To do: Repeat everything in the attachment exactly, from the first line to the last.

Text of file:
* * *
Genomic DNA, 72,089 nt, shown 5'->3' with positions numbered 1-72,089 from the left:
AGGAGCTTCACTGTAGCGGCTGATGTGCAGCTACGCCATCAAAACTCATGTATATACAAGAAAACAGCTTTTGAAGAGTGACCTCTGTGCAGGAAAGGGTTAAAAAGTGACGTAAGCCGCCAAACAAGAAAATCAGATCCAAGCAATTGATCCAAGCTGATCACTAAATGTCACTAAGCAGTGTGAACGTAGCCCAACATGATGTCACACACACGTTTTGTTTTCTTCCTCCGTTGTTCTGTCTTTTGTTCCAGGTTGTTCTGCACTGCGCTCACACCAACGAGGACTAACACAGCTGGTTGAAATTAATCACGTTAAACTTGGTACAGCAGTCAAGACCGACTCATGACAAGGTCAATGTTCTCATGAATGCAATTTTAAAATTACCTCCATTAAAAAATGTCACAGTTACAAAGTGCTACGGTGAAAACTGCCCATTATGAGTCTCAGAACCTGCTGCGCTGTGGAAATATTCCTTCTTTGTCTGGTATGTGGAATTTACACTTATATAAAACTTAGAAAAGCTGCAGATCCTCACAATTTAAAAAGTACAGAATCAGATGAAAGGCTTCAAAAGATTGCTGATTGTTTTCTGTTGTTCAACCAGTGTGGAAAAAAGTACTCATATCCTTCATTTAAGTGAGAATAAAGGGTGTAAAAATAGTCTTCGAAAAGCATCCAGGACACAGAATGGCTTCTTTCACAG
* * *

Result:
Genomic DNA, 72,089 nt, shown 5'->3' with positions numbered 1-72,089 from the left:
AGGAGCTTCACTGTAGCGGCTGATGTGCAGCTACGCCATCAAAACTCATGTATATACAAGAAAACAGCTTTTGAAGAGTGACCTCTGTGCAGGAAAGGGTTAAAAAGTGACGTAAGCCGCCAAACAAGAAAATCAGATCCAAGCAATTGATCCAAGCTGATCACTAAATGTCACTAAGCAGTGTGAACGTAGCCCAACATGATGTCACACACACGTTTTGTTTTCTTCCTCCGTTGTTCTGTCTTTTGTTCCAGGTTGTTCTGCACTGCGCTCACACCAACGAGGACTAACACAGCTGGTTGAAATTAATCACGTTAAACTTGGTACAGCAGTCAAGACCGACTCATGACAAGGTCAATGTTCTCATGAATGCAATTTTAAAATTACCTCCATTAAAAAATGTCACAGTTACAAAGTGCTACGGTGAAAACTGCCCATTATGAGTCTCAGAACCTGCTGCGCTGTGGAAATATTCCTTCTTTGTCTGGTATGTGGAATTTACACTTATATAAAACTTAGAAAAGCTGCAGATCCTCACAATTTAAAAAGTACAGAATCAGATGAAAGGCTTCAAAAGATTGCTGATTGTTTTCTGTTGTTCAACCAGTGTGGAAAAAAGTACTCATATCCTTCATTTAAGTGAGAATAAAGGGTGTAAAAATAGTCTTCGAAAAGCATCCAGGACACAGAATGGCTTCTTTCACAG